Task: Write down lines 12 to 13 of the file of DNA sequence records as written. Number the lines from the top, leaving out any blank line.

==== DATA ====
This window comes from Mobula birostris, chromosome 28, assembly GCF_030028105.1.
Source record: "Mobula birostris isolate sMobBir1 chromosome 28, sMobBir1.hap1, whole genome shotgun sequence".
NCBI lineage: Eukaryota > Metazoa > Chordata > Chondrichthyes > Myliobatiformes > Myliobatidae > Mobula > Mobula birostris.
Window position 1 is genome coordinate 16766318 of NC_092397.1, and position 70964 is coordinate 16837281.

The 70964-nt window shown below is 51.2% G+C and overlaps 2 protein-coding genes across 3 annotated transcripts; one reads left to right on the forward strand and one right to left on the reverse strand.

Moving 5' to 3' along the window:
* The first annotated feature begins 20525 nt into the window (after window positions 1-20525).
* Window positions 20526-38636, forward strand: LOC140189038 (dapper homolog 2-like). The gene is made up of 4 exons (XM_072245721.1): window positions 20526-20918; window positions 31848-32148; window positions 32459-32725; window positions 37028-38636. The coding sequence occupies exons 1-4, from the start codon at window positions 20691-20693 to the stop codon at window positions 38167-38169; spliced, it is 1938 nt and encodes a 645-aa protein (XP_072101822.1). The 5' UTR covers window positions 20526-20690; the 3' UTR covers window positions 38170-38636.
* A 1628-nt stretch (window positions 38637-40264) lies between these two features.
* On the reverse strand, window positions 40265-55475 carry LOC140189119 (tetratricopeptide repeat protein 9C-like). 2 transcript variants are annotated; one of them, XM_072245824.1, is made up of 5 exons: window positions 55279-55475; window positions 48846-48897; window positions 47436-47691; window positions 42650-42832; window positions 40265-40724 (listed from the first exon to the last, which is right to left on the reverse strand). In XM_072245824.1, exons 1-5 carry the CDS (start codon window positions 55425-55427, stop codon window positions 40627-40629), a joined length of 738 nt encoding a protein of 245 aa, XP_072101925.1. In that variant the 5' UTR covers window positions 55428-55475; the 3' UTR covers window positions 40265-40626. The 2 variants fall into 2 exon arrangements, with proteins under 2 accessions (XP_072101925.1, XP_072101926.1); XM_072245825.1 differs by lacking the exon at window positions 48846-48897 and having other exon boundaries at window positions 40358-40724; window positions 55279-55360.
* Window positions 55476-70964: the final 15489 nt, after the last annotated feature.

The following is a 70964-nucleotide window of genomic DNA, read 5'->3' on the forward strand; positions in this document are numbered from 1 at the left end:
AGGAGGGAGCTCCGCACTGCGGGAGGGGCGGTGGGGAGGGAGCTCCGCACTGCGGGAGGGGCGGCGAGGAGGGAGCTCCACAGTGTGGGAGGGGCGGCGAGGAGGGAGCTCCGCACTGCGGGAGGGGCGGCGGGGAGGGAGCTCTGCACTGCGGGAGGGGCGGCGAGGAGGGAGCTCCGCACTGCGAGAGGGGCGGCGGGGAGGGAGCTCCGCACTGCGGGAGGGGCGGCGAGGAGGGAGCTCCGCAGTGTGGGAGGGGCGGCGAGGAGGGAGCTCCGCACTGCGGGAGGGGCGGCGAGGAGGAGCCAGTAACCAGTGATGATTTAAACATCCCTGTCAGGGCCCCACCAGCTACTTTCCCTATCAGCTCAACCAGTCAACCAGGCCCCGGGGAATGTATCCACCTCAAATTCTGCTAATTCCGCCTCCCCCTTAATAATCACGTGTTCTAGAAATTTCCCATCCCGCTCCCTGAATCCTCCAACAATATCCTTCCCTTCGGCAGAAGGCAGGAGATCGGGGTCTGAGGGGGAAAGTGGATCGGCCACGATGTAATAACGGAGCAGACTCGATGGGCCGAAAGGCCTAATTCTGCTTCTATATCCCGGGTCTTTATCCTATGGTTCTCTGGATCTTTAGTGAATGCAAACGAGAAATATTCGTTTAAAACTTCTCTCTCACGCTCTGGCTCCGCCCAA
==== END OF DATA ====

The following is a 70964-nucleotide window of genomic DNA, read 5'->3' on the forward strand; positions in this document are numbered from 1 at the left end:
AGGAGGGAGCTCCGCACTGCGGGAGGGGCGGTGGGGAGGGAGCTCCGCACTGCGGGAGGGGCGGCGAGGAGGGAGCTCCACAGTGTGGGAGGGGCGGCGAGGAGGGAGCTCCGCACTGCGGGAGGGGCGGCGGGGAGGGAGCTCTGCACTGCGGGAGGGGCGGCGAGGAGGGAGCTCCGCACTGCGAGAGGGGCGGCGGGGAGGGAGCTCCGCACTGCGGGAGGGGCGGCGAGGAGGGAGCTCCGCAGTGTGGGAGGGGCGGCGAGGAGGGAGCTCCGCACTGCGGGAGGGGCGGCGAGGAGGAGCCAGTAACCAGTGATGATTTAAACATCCCTGTCAGGGCCCCACCAGCTACTTTCCCTATCAGCTCAACCAGTCAACCAGGCCCCGGGGAATGTATCCACCTCAAATTCTGCTAATTCCGCCTCCCCCTTAATAATCACGTGTTCTAGAAATTTCCCATCCCGCTCCCTGAATCCTCCAACAATATCCTTCCCTTCGGCAGAAGGCAGGAGATCGGGGTCTGAGGGGGAAAGTGGATCGGCCACGATGTAATAACGGAGCAGACTCGATGGGCCGAAAGGCCTAATTCTGCTTCTATATCCCGGGTCTTTATCCTATGGTTCTCTGGATCTTTAGTGAATGCAAACGAGAAATATTCGTTTAAAACTTCTCTCTCACGCTCTGGCTCCGCCCAA